Getting Creative with Current Events
Keeping your students informed about the world around them is an important part of your job. Beyond your textbooks, however, you can find a wealth of resources in newspapers, magazines, and news programs. Teaching current events in your classroom can help your students understand what’s going on locally, nationally, and internationally while helping them become engaged citizens.
Before you really dive into teaching current events, be sure to spend some time discussing what makes a credible source and where to find information. These practices are especially important as students get older and are more adept at finding news online.
If you’re wondering how to make news fun, don’t worry. We’ve got you covered with these creative ways to teach current events, no matter what grade level you teach.
Send your students on a newspaper or magazine scavenger hunt. Working in teams, students can search for specific words from a list you provide or stick to a current events theme (find anything that mentions your state, for example).
Try using Roll and Retell to help your students decode a news story. Divide your class into groups and then have each group read a story before rolling a die to determine what question to answer about what they’ve read.
Use current events as a homework assignment. Find an article that’s of interest to your students (in a news magazine for kids, for example), and preview the article as a class. Then, send your students home with this current events graphic organizer to help them dissect the article. The next morning, choose a student to report on what he read before engaging in a class discussion on the topic. Make it extra fun by having your “news correspondent” wear a fedora or even a hat made out of newspaper while delivering the news.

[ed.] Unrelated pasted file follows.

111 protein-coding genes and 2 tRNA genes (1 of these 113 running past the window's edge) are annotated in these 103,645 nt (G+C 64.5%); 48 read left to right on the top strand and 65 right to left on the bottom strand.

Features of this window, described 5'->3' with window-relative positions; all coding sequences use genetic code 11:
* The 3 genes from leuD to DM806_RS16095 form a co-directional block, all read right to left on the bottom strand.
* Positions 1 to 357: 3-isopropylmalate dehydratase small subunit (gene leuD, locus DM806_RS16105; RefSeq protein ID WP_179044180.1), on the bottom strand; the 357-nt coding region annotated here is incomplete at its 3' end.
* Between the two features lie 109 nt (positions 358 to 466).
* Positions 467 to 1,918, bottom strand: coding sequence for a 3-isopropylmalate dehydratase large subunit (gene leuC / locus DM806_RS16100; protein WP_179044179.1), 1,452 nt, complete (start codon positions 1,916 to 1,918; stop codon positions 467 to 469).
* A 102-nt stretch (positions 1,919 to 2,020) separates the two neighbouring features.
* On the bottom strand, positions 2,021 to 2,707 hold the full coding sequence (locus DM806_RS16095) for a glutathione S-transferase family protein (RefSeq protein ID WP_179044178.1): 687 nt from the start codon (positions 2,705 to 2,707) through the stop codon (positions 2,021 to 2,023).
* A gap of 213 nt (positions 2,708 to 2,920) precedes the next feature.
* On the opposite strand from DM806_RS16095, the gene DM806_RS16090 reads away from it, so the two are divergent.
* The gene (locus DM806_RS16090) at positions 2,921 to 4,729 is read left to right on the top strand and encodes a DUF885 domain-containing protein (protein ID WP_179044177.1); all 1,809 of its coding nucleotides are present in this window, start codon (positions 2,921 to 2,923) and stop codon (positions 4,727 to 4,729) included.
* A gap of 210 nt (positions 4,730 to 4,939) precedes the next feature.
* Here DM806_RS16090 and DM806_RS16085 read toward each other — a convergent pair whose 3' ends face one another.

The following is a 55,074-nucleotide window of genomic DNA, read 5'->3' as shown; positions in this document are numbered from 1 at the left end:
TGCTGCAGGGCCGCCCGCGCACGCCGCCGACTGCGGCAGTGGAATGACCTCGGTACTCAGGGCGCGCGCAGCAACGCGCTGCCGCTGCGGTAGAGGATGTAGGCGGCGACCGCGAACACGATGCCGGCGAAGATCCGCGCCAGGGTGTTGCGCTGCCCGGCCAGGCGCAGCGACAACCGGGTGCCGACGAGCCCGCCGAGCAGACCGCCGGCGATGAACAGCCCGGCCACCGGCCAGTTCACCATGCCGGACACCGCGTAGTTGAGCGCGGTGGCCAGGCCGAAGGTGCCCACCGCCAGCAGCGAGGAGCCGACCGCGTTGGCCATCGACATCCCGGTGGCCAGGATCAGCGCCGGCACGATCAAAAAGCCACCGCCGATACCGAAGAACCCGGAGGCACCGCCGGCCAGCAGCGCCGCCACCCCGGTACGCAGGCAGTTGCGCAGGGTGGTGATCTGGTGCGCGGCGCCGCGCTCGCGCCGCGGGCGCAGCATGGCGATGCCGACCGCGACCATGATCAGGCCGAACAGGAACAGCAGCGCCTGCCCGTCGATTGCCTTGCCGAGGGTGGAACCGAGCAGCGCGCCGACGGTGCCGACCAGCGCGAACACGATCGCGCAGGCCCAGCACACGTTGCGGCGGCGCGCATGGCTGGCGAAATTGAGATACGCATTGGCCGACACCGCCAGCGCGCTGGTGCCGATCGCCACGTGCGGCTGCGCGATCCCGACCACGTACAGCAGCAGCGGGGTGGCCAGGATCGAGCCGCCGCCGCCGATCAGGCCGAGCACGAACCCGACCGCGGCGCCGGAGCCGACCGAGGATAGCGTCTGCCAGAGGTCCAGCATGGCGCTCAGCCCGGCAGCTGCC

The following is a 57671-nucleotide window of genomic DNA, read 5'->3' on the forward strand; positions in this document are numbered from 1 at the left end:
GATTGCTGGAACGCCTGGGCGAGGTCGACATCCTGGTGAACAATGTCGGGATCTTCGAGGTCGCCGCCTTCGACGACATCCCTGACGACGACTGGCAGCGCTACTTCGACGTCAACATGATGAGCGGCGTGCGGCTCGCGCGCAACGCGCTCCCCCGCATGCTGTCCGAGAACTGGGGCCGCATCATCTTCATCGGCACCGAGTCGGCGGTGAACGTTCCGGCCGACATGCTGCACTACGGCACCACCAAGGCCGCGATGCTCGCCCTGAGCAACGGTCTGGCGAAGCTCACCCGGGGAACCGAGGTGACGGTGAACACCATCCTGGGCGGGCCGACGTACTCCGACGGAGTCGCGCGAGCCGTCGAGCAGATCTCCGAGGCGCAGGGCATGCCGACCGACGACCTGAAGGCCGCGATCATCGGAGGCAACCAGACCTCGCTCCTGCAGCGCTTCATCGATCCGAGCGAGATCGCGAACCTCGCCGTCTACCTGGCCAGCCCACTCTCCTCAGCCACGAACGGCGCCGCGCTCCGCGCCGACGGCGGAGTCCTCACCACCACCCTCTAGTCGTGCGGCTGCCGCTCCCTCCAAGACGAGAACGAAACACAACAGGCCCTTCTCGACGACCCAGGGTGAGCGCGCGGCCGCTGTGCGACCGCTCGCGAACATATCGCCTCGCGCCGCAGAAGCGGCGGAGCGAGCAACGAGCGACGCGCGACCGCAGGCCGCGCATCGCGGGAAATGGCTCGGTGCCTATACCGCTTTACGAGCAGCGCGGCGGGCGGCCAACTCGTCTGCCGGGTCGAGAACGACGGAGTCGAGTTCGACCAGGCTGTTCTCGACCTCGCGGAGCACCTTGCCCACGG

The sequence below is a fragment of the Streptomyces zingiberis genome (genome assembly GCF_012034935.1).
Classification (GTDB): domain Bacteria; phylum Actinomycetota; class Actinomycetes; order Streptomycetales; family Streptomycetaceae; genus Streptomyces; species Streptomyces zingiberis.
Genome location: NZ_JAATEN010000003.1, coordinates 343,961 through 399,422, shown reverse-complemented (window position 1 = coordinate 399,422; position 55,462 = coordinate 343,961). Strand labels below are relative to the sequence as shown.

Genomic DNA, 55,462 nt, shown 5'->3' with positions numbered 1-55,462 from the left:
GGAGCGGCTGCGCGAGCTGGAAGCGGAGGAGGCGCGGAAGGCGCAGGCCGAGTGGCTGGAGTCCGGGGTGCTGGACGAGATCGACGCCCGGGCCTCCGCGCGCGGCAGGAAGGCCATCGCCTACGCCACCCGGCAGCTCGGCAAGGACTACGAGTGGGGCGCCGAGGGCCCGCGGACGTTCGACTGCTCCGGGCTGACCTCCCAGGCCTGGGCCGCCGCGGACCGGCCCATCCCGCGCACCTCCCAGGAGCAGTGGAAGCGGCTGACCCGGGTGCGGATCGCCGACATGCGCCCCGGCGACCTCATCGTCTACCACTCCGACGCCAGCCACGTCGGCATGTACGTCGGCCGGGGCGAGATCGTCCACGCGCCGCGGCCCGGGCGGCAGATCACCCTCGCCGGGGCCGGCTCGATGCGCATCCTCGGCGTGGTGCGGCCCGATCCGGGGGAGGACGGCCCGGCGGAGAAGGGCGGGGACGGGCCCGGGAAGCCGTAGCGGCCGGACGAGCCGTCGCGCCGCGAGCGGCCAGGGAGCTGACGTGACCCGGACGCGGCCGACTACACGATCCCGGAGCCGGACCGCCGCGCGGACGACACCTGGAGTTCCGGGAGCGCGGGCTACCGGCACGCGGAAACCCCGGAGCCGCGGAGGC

Middle school students
Take a cue from this idea from TeachHUB as a current events teaching strategy: You’ll need a world map you can post on a bulletin board and daily newspapers for your class. Have your students read the front section of the newspaper and choose an article. Plot the location on the map where the story takes place and add to the map daily, stringing the plot points together.
Let your students take an active part in creating the news by cutting out pictures from newspapers and magazines and asking your class to make up captions for the photos. After they’ve written the caption, challenge them to write an article that could accompany the photo.
Use this idea for the one-question interview from the New York Times. Have students think of a question related to the article they’re reading. Then, using the one-question interview form, have students ask their question to their classmates. This exercise not only helps students understand how to analyze data but also gets them thinking about the role interviewing plays in generating a story.
High school students
The best way to engage teenagers is to focus on something they’re passionate about. Let your students pick an article from any section of the paper and turn it into a tweet. Ask them, “If you were limited to a Twitter post about this article, what would you share with your classmates?” This exercise will not only get them reading the news but will also help them pull out the most important facts from an article.
It’s hard to find a high schooler who doesn’t have strong opinions. Put those feelings to use by having your class write editorials. First, spend some time looking at editorials in the newspaper and discuss what makes a good editorial. Then, let them pick a topic that matters to them and try their hand at writing their own editorial.
Invite your students to listen to news podcasts (our favorites include Skimm This, The Globalist, and The Takeaway) and then challenge them to create their own. Using a program such as Audacity (for PCs) or Garageband (for Mac and mobile devices) have your students report on happenings around the school or in their community.